Tentative Agreement Reached Between Healthcare Workers and Hospitals



George Gresham, 1199 union president, and Marc Kramer, president of the League of Voluntary Hospitals and Homes, reach tentative agreement. Photo courtesy of the 1199 union.

“I cried a little bit coming home because I didn’t know if I was fine. You know how scary that is? Wondering if my baby is going to get sick,” said Tyreese Byers, a nursing assistant, who tended to elderly COVID-19 patients at a care home on the Upper West Side, while pregnant during the pandemic.

Byers gave birth last October. But one month after returning to work from maternity leave, she tested positive for the coronavirus in January. After working in a short-staffed nursing home for 18 months where exposure to COVID-19 is high, Byers wants compensation as a frontline worker and she is not alone.

Members of the 1199 United Healthcare Workers East Union have spent the last month bargaining for higher wages from their employer, the League of Voluntary Hospitals and Homes. They reached a tentative agreement only five days before their old contract expired on September 30, and now the union needs a clear majority of members to vote in favor of the new contract for it to take effect after October 7.

The union, which represents about 78,000 workers in 90 healthcare facilities across New York City and the state, including Mount Sinai and New York Presbyterian hospitals, is a labor-management association headquartered in Midtown. It provides a range of services, such as representation in contract negotiations with the League, where they bargain for better benefits and wages. 

But a distribution attendant at a Manhattan hospital, who spoke on condition of anonymity in fear of retaliation, said that every three years, after the union’s contract with the League expires, negotiating benefits seems to be off the table. 

“The only thing we negotiate around is pension, salaries, and possibly holidays,” he said.

Before the tentative agreement, conversations about wage increases between the union and the hospitals weren’t going well. In the weeks leading up to the contract expiration, union members held various bargaining sessions, vigils, and an informational picket, where they voiced concerns about the contract negotiations with some even threatening to strike. 

But Samuel Estreicher, director of the Center of Labor and Employment at N.Y.U. School of Law, predicted a strike would never happen. 

“It’s a bad time. People are worried about their health, health care delivery and COVID-19. I think they’ll threaten to strike but I don’t think there will be a strike,” said Estreicher, predicting that both parties would compromise. “Negotiations can be a form of choreography. It’s like a dance, where both sides know where things will end up.”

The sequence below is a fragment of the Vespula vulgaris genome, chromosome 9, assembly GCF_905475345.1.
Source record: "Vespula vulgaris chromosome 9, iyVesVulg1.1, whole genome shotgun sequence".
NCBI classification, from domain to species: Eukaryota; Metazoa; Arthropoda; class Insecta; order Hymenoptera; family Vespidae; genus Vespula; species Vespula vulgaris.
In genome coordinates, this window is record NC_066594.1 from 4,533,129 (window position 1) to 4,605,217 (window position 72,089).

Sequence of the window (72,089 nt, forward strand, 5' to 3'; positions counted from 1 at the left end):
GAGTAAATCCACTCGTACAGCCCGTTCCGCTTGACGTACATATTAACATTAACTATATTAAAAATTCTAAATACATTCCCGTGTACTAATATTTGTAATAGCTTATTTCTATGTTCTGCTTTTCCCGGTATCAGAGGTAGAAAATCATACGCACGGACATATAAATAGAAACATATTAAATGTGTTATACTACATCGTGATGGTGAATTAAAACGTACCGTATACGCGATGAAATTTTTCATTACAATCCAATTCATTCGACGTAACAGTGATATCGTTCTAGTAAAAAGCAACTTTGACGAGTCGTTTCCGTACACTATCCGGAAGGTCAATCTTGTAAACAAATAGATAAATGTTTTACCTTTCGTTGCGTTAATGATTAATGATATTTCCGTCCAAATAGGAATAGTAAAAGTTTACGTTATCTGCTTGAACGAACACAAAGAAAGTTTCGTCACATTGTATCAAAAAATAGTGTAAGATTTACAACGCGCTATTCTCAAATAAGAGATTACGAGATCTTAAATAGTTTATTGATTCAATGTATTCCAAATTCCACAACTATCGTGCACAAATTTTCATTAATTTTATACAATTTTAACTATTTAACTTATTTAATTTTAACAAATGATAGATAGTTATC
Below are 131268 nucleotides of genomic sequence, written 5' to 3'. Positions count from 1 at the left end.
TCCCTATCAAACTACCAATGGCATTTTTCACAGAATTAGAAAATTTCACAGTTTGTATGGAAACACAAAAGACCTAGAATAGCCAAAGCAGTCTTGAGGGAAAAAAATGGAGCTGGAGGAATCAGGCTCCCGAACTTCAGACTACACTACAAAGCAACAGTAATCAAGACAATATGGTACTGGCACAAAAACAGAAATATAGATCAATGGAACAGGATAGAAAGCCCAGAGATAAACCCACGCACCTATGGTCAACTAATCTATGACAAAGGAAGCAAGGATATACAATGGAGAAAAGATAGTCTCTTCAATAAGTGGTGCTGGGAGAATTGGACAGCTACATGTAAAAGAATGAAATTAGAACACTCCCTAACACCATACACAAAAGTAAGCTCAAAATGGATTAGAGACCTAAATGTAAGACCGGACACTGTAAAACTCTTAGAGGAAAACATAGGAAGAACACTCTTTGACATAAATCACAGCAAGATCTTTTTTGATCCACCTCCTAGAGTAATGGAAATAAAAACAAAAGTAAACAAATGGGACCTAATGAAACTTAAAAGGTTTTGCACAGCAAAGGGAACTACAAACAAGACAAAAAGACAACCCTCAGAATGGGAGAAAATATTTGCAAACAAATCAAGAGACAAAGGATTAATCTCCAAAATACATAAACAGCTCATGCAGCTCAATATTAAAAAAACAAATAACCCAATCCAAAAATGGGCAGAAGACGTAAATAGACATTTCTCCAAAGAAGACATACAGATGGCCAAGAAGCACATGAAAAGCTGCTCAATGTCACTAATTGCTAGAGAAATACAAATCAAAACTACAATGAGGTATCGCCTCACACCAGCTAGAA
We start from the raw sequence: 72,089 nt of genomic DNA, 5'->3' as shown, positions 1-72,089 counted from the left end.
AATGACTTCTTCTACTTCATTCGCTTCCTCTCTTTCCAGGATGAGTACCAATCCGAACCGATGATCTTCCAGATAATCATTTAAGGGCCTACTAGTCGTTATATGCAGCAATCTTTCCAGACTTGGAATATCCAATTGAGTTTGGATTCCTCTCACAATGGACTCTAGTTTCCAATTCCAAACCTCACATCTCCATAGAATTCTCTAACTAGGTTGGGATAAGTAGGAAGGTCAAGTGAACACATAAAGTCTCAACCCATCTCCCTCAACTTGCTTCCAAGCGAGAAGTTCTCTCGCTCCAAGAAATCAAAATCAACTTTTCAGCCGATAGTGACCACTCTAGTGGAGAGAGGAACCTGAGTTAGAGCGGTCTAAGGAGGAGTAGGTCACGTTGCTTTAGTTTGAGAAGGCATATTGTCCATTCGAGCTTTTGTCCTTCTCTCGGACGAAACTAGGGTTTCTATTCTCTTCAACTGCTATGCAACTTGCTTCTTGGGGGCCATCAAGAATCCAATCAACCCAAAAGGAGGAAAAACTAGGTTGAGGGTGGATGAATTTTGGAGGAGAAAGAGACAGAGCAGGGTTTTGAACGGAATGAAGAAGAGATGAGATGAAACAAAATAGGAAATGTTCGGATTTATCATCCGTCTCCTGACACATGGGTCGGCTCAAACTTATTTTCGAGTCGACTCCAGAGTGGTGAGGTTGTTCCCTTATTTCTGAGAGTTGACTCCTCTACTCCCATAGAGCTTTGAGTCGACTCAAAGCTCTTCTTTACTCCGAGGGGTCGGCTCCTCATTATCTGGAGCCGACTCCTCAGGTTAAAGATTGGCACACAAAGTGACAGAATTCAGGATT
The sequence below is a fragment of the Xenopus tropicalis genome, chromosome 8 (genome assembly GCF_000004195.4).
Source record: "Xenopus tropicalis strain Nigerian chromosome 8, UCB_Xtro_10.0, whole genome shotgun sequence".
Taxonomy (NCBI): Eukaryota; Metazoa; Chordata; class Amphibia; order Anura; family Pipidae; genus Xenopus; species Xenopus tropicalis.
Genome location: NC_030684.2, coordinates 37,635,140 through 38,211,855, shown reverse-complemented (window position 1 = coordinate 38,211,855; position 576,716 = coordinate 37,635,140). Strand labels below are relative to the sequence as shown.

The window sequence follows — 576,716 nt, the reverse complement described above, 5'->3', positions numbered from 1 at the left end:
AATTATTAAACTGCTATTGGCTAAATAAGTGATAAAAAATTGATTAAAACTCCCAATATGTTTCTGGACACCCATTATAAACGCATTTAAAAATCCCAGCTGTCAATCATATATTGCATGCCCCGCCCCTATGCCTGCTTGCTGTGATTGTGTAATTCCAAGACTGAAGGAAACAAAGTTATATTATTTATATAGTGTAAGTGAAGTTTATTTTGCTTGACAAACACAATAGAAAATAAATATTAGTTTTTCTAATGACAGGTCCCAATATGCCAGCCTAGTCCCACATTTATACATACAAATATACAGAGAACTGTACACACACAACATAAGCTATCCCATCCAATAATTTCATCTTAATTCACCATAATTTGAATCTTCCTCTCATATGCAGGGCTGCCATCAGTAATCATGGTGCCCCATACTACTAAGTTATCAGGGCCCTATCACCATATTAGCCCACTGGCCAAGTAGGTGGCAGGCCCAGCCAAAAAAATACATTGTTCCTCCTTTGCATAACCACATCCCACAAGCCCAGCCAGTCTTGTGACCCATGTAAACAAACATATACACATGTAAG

The last contract granted a 3% annual wage increase to 1199 members every October 1st. This time, the union bargained for a 7% wage increase but the League offered 1%. In response, the union lowered to a 5% increase, while the League remained firm at 1%.

Both parties finally settled on a 2% wage increase for the first year of the new contract. 

In addition, the League agreed to designate June 19, known as Juneteenth, as an official holiday; and it will pay a 3% increase for the two following years of the contract, and a $3,000 one-time bonus payment to all 1199 members for their work throughout the pandemic. Benefits, however, will stay the same. 

“Health care workers have displayed incredible bravery and professionalism serving on the front lines of this pandemic, and we are proud to offer wages and benefits that recognize their contributions while providing our patients the best healthcare in the world,” said a League spokesperson, in an emailed statement.

But a number of healthcare workers aren’t pleased with the outcome. 

“So the way I see it is we were ready to strike for 1% but we settled when they only gave us one extra percentage out of five,” said the distribution attendant. “Come on, we went from 5% all the way to 2% and we consider this a victory?”

Amber Delgado, a nurse at a hospital in upstate New York, said 1199 did not dispute the vaccine mandate strongly enough. “I am not a fan of our union,” she said.

But Byers sees the mandate as a distraction. “It’s too big a fight,” she said. “I understand that the vaccine is a personal choice but that fight is just too big for the union to handle by itself.”

Byers is grateful that her health coverage and benefits remain the same, but she wishes the union had gotten the 7% increase. 

“I can’t say I’m happy or unhappy with it,” said Byers about the tentative agreement. “We just want to move forward.”